Ireland's Ministry for the Environment, Climate and Communications has approved, this week, the Micro-generation Support Scheme (MSS), a new mechanism aimed at supporting the deployment of power generators based on renewable energy and not exceeding 50 kW in size.
The scheme is intended to deploy around 380 MW of solar capacity.
For PV systems ranging in size from six to 50 kW, the scheme will grant a Clean Export Guarantee (CEG) tariff for surplus power injected into the grid and for 2022, the tariff was set at €0.135/kWh. “The CEP will be offered at a fixed rate for 15 years and eligible volumes will be capped at 80% of generation capacity, to encourage self-consumption,” the government said.
Projects not exceeding 6 kW in size will be offered a maximum rebate of €2,400 by the Sustainable Energy Authority of Ireland (SEAI) and will also be given the possibility of selling excess power to the grid.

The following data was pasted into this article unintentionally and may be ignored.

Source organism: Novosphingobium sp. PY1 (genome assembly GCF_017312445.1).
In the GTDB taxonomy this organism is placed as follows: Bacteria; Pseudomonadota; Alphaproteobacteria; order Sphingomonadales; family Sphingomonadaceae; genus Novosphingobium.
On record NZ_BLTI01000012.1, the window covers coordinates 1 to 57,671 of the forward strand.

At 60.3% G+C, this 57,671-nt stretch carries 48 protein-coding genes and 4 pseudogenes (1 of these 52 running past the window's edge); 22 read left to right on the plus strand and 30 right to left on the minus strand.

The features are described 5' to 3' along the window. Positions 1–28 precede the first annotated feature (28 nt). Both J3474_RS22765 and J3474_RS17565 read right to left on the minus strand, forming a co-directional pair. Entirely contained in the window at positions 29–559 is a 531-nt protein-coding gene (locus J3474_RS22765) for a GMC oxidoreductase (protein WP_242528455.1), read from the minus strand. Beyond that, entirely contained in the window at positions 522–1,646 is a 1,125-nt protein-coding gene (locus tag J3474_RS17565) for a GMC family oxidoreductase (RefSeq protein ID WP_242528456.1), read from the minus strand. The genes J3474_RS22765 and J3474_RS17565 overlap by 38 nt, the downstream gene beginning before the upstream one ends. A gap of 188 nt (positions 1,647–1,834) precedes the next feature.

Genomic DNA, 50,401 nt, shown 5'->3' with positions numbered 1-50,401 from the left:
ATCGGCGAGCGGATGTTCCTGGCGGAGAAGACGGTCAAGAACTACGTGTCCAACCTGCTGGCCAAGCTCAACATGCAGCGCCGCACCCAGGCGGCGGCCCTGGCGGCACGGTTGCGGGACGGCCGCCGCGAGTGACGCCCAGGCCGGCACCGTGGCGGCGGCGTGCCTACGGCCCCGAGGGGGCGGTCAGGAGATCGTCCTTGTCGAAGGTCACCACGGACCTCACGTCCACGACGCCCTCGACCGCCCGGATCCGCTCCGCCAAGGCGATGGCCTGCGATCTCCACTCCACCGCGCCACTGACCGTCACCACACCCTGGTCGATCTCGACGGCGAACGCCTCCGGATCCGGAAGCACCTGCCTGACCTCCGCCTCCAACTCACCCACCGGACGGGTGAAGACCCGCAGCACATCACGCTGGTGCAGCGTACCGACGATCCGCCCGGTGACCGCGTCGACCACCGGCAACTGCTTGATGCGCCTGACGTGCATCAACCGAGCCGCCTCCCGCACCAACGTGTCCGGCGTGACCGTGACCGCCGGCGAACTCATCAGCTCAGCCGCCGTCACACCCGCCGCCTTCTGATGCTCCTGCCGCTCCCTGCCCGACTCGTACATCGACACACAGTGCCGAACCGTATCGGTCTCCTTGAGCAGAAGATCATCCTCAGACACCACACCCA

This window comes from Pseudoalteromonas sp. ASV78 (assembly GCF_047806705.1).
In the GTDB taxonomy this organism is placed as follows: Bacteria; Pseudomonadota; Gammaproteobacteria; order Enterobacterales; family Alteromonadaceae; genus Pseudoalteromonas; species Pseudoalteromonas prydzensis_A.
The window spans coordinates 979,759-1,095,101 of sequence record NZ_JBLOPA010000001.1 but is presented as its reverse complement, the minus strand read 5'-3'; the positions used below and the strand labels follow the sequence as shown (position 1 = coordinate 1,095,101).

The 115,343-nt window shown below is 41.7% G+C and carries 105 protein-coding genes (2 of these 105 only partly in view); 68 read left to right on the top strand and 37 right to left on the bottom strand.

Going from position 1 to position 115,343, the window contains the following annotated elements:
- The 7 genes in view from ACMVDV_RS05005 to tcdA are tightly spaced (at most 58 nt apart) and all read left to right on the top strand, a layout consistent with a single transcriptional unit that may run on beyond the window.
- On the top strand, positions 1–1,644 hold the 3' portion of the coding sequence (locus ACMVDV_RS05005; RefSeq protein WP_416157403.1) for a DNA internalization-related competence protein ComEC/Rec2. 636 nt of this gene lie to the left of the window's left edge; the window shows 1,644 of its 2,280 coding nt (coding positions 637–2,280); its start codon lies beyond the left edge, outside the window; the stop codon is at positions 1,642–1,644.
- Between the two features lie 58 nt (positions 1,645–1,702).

“Support under the MSS will gradually reduce over time from 2024, to take account of reducing system costs,” the government further explained.
Eligible projects must have a minimum self-consumption rate of 70%. In order to support this high rate, the Irish government suggested the adoption of smart meters. “Smart meters can measure the profile of demand at the premises and thereby allow micro-generators to maximize their self-consumption,” it highlighted. “Smart meters can also measure the export of micro-generation installations to facilitate access to remuneration for residual electricity exported to the grid.”
The Irish government is currently supporting large scale PV through an auction scheme launched at the end of 2019. In the first procurement exercise – launched in April and finalized in August – the Irish authorities allocated 796 MW of solar generation capacity. According to the International Renewable Energy Agency, the country had only 40 MW of installed solar power at the end of 2020.
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